She was eventually rushed to the hospital. “I had a 107-degree fever, my kidneys were failing, I had a heart attack,” she said. “Thank God there was an infectious disease doctor there [at the hospital] because as soon as they found me, I was plummeting so bad they couldn’t understand why a healthy, young 24-year-old like me was dying.” After the doctors found and removed her tampon, she started responding better to treatment, but she was put into a medically-induced coma and given antibiotics to try to get rid of the bacteria. Part of her right leg and the toes in her left leg were removed to try to save her life.
She says she saw doctors write “yes” on one leg before her surgery and “no” on the other. “Like ‘yes,’ this is the one that’s going and ‘no,’ this is the one that we’re keeping,” she said. “And to see that visually on your leg, and then my mom kissing my leg and knowing that’s the last time, it was crazy.”
TSS is caused by exposure to the staphylococcus bacteria, which releases toxins into the blood stream. Those toxins can then spread throughout a person’s body and organs, causing damage. While it’s possible to get TSS from other causes like cuts and having had surgery recently, 74 percent of the TSS cases in the U.S. between 1979 and 1996 were linked to tampon use, according to the Centers for Disease Control and Prevention. Still, TSS overall is rare.
Lauren has documented her journey on Instagram, hoping to raise awareness about TSS:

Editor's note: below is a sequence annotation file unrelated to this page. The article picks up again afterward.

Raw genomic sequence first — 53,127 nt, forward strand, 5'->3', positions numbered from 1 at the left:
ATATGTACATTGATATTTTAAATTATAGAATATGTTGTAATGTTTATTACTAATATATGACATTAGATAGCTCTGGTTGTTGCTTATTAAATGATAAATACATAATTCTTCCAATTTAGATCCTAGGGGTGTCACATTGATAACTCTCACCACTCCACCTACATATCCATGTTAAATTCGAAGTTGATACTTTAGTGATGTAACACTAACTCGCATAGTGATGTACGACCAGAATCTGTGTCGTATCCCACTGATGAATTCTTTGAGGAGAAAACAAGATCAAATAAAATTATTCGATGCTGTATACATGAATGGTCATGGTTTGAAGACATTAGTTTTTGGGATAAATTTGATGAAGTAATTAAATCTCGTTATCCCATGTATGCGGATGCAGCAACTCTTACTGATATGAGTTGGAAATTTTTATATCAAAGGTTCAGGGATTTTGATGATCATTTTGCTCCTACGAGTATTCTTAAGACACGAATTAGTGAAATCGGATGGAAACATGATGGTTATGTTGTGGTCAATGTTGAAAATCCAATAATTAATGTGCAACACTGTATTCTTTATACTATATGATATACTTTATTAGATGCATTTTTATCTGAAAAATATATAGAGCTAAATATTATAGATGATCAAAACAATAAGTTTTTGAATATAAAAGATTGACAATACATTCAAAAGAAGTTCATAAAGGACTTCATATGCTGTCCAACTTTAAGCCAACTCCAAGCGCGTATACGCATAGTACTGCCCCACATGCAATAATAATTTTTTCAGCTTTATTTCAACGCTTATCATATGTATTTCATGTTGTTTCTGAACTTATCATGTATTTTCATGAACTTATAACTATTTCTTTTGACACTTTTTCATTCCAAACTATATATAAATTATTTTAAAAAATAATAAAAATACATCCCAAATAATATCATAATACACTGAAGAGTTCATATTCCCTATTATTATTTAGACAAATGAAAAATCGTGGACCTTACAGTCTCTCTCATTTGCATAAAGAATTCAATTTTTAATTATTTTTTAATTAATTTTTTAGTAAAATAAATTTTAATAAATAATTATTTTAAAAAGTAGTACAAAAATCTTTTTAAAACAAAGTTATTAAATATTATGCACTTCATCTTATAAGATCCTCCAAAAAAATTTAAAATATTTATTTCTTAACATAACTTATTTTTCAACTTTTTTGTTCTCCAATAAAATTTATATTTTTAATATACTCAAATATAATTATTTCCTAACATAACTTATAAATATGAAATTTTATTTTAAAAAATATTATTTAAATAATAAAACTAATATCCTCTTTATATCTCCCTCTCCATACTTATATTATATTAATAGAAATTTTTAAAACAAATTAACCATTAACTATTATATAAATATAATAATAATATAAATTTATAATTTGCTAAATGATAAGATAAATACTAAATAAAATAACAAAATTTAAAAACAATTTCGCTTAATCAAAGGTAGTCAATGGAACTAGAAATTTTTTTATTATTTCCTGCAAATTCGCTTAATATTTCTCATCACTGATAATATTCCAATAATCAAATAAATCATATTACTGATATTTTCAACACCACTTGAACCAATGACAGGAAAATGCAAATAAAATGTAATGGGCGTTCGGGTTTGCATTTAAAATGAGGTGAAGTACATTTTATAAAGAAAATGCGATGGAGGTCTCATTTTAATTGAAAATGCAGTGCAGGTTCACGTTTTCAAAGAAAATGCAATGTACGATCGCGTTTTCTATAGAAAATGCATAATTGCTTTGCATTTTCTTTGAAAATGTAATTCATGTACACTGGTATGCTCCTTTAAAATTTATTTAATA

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Lauren tells The Washington Post that she’s still in “excruciating pain” every day and she thinks she’s “inevitably” going to have to have her left leg amputated as well. But, she says, “it is what it is.”
TSS is an “extremely rare” complication, but it does happen, says Sherry Ross, M.D., an ob-gyn and women’s health expert at Providence Saint John’s Health Center in Santa Monica, Calif., and author of She-ology: The Definitive Guide to Women’s Intimate Health. Period. Not all TSS cases will end up in an amputation but again, it can happen. According to Johns Hopkins Medicine, complications from TSS can cause the amputation of a person’s fingers, toes, or limbs.
What you should—and shouldn’t—be doing to keep your lady parts in good shape:
While you shouldn’t panic about TSS, it’s important to be aware that there is a small risk with tampon use, Ross says. To protect yourself, she recommends changing your tampons regularly (i.e. every four to eight hours) regardless of how heavy or light your flow is, and using the lowest absorbency tampon. You might even want to consider alternating between tampons and pads when your flow is light to drop your risk even further, she says.
Now, Lauren is pushing for women to be better educated about TSS and tells The Post that she hopes other women will “be more aware of what they’re putting inside their bodies.”